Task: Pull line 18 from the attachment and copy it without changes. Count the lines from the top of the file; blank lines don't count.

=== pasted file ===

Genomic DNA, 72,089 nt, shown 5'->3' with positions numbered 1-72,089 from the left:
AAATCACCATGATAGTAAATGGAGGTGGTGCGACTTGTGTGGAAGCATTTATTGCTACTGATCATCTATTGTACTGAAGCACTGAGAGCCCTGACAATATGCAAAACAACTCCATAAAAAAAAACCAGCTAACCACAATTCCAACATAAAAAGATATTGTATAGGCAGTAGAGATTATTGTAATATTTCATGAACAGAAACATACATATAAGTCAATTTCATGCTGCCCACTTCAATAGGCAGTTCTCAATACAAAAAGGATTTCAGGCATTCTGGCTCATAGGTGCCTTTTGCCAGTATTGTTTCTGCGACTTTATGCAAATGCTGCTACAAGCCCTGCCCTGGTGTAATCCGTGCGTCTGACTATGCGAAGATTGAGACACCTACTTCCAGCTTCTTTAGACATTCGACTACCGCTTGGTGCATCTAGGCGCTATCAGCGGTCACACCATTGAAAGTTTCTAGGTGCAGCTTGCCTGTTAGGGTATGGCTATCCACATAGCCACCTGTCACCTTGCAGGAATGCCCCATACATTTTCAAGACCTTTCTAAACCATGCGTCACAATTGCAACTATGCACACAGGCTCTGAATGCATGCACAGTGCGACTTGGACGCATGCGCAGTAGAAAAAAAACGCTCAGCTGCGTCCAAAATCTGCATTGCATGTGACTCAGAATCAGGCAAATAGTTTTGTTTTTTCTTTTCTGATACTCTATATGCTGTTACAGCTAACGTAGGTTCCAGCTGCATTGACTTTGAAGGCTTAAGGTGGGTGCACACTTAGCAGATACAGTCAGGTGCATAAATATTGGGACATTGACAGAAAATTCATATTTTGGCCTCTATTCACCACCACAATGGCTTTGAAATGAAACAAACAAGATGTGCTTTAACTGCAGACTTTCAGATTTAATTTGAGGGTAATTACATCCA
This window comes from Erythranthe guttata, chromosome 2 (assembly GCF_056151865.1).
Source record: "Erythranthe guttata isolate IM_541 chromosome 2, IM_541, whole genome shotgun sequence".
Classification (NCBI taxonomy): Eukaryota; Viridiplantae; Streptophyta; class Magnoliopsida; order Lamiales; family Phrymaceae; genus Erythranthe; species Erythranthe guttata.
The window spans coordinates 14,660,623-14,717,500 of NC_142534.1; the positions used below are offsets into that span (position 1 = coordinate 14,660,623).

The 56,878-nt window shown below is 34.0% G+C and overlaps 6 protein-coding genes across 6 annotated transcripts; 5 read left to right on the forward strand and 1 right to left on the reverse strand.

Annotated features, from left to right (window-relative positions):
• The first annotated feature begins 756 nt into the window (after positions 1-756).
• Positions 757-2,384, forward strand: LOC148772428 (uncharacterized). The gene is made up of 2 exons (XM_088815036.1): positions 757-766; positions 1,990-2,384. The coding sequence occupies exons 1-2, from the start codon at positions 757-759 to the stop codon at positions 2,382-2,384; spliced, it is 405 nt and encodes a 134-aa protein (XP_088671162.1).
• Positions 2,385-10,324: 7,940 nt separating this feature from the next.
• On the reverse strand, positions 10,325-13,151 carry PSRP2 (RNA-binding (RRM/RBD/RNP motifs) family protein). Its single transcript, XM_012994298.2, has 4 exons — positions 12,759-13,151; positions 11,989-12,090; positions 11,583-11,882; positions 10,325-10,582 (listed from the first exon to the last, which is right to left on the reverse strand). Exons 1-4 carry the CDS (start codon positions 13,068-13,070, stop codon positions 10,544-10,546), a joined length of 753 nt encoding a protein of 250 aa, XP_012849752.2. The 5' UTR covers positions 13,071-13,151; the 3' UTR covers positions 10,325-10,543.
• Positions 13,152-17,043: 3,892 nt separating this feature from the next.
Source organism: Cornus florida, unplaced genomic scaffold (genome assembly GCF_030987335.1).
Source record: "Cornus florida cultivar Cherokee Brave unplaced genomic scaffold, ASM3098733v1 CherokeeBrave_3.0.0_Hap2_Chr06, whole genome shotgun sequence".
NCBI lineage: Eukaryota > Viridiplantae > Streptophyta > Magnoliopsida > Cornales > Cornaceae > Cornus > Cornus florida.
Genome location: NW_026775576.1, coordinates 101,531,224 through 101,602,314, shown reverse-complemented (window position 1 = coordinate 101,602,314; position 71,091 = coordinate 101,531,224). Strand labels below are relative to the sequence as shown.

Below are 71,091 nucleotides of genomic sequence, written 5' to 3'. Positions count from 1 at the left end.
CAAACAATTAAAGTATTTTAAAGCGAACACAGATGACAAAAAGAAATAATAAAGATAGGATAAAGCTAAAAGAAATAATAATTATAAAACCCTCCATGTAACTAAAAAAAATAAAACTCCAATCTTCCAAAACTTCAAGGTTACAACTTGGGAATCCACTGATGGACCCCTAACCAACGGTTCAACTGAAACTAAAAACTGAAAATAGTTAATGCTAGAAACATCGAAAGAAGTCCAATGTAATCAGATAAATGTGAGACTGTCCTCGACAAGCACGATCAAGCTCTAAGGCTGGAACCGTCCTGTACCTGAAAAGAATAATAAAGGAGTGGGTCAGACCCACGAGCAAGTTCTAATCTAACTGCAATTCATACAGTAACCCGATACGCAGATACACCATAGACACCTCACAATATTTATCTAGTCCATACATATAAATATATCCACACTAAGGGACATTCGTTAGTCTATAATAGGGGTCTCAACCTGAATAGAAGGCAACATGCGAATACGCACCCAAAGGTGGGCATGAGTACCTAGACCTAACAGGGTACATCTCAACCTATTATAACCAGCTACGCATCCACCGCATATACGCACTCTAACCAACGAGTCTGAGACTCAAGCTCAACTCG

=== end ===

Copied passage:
Below are 71,091 nucleotides of genomic sequence, written 5' to 3'. Positions count from 1 at the left end.